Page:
If you're a Jesus Nerd like me, you know that there was a huge blow up this past weekend in theological circles. (Yes, there are theological circles.) HarperOne released the promotional material for Rob Bell's latest book, Love Wins, and speculation quickly grew that Rob had become a Universalist. It started at Justin Taylor's blog at The Gospel Coalition, and then John Piper tweeted "Farewell, Rob Bell" with a link to the blog post. There has been a veritable firestorm of bloggers and tweeters since then, with many condemning Bell and many supporting him.
My first response, which I left on two friends' Facebook posts, was "I'm disappointed, but not surprised." All I had to go on was the HarperOne promotional blurb and a short video of Rob speaking. I have not, of course, read the book yet. I was foolish to pass judgment so quickly, and wish that I hadn't done so. Perhaps Rob Bell has become a Universalist, and perhaps he hasn't. I'll have to wait for the book. (By the way, bravo HarperOne for your marketing strategy. I'm not sure you intended to do it this way, but you've just generated A TON of interest.)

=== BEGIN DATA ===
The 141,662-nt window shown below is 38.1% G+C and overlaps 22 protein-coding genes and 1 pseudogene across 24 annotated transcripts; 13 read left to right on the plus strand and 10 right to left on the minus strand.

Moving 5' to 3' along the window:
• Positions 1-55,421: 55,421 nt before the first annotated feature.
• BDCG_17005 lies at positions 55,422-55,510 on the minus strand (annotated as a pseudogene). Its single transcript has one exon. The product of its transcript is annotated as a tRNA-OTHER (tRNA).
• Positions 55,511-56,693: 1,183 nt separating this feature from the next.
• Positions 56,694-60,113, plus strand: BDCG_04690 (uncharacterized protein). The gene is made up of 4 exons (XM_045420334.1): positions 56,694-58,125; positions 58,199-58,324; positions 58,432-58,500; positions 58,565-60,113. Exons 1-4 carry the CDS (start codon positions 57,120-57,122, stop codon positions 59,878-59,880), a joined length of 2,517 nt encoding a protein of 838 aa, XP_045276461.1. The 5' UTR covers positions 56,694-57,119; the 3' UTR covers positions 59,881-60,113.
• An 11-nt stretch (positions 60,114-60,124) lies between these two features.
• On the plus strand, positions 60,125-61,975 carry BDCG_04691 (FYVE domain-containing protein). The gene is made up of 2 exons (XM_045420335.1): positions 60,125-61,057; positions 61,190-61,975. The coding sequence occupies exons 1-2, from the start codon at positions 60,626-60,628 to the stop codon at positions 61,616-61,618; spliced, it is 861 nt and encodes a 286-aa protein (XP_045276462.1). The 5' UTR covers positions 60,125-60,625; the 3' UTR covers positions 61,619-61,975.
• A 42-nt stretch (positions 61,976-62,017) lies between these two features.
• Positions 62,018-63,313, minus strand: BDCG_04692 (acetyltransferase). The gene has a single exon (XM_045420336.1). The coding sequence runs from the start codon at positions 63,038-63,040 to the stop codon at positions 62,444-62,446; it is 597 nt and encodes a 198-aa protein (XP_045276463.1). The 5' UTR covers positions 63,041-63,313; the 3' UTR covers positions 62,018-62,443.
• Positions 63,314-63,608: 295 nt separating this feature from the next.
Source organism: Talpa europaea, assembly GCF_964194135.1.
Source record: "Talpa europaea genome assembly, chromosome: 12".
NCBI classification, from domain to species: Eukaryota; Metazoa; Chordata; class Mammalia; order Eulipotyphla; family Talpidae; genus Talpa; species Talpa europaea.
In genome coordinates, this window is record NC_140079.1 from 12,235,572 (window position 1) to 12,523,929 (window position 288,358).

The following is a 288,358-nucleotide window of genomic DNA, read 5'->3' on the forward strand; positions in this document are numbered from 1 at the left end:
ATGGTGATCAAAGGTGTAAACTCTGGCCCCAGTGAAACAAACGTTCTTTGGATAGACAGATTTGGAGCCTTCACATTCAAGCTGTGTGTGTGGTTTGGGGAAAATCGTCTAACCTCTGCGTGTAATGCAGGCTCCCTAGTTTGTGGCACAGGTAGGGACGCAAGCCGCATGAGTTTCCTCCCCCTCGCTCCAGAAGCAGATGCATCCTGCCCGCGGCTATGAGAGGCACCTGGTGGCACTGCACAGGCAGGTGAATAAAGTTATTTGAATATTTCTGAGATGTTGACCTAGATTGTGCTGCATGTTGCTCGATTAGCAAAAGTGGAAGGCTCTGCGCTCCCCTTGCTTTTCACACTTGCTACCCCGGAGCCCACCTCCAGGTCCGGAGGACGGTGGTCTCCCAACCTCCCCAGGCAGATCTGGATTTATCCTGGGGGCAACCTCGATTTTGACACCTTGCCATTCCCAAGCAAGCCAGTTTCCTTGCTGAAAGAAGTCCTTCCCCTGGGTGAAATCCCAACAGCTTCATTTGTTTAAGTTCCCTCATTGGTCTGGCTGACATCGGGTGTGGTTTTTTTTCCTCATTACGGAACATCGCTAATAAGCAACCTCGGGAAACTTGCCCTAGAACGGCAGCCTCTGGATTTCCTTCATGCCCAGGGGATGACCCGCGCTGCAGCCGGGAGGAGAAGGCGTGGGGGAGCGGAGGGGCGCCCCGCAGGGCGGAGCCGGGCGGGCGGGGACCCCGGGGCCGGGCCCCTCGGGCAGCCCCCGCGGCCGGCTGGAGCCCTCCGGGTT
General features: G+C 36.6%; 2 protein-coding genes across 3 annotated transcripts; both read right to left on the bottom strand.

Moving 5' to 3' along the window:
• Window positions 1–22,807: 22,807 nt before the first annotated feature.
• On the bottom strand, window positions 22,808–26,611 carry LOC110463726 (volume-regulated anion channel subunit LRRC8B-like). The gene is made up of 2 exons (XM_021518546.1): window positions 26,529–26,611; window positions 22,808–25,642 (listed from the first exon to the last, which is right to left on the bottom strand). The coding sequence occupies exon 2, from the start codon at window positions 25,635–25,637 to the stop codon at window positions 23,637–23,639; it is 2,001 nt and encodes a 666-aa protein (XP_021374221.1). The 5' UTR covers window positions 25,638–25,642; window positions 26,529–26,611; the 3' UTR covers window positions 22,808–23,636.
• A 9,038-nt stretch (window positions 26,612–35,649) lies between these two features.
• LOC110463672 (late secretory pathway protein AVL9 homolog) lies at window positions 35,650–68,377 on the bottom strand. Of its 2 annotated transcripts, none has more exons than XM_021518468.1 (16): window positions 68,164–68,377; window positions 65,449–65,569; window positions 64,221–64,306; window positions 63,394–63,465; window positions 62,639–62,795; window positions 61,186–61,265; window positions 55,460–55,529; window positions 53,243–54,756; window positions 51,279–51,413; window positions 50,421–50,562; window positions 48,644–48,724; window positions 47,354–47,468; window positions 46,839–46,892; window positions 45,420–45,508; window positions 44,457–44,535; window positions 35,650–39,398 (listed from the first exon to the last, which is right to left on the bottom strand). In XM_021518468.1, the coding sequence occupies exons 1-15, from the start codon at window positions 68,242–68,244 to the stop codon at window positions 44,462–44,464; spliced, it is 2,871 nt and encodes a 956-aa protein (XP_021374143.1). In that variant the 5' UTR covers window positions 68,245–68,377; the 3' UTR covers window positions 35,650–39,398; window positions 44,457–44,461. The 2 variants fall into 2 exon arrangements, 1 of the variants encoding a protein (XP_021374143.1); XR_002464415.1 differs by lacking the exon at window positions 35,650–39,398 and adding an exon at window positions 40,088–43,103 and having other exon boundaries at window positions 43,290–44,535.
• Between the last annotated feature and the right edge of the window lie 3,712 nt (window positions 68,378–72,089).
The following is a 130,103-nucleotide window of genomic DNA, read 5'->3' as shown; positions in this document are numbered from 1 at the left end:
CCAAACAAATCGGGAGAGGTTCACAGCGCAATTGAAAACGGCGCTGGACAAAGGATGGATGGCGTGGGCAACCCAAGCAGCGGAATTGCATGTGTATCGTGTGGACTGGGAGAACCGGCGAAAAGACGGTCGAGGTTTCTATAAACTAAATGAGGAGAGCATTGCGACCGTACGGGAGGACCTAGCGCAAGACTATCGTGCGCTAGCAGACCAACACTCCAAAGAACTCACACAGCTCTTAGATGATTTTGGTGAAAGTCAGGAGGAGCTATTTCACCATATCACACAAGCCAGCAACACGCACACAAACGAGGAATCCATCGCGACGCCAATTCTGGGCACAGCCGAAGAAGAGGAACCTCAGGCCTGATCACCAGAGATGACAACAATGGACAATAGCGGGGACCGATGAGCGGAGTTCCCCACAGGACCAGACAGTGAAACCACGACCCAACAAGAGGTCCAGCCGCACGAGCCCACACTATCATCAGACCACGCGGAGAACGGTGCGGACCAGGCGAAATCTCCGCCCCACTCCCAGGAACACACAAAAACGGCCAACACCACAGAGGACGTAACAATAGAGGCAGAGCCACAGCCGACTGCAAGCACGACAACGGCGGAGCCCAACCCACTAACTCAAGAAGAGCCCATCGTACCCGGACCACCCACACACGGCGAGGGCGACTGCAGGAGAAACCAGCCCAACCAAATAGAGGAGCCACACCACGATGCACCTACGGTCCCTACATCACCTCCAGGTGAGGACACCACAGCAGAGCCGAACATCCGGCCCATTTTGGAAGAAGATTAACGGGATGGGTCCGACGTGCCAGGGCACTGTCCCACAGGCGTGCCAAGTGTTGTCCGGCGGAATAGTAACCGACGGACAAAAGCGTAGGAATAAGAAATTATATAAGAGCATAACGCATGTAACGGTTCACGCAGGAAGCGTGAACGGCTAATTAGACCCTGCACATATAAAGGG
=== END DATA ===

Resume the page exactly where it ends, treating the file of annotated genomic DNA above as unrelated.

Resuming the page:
If you don't know, a Universalist is someone who believes that God welcomes every person into heaven. Hell is either empty or it does not exist at all. One of the toughest questions that faces Christians is this: "How could a loving God send anyone to hell?" The Universalist's answer is, "He doesn't".
This little dust up got me thinking about Universalism, heaven, hell, and the afterlife. Whether or not Rob Bell is a Universalist is beside the point. Universalism seems to be a reaction against a strict fundamentalism which places a great amount of emphasis on the afterlife, escaping hell, and getting into heaven. Gandhi is often the Universalist's prime example of justification for their view. If Gandhi is in hell, they might say, then God truly is unjust. The Fundamentalist's retort would be, of course, "Unless Gandhi placed his faith in Christ, he's burning in hell."
The trouble with Universalism and these strict forms of Fundamentalism is that they get things all backwards. Heaven is not the grand prize; Jesus is. Heaven is just the parting gift. The only reason heaven is great is because that's where Jesus reigns. Jesus makes heaven great. Universalists are wrong because you can't reject the grand prize and then demand the parting gift. If a potential employer clears the company account and rolls out the red carpet for you, and you turn down the job, don't expect them to validate your parking.
Fundamentalists and Evangelicals get it wrong when we say that Jesus is the way to heaven. He's not. He's what makes heaven worth pursuing. Heaven is nothing without Jesus. In fact, without Jesus (and the Father and the Holy Spirit) there is no heaven, because wherever they are, that is heaven! Let's make sure we're getting these in the right order. Jesus > heaven.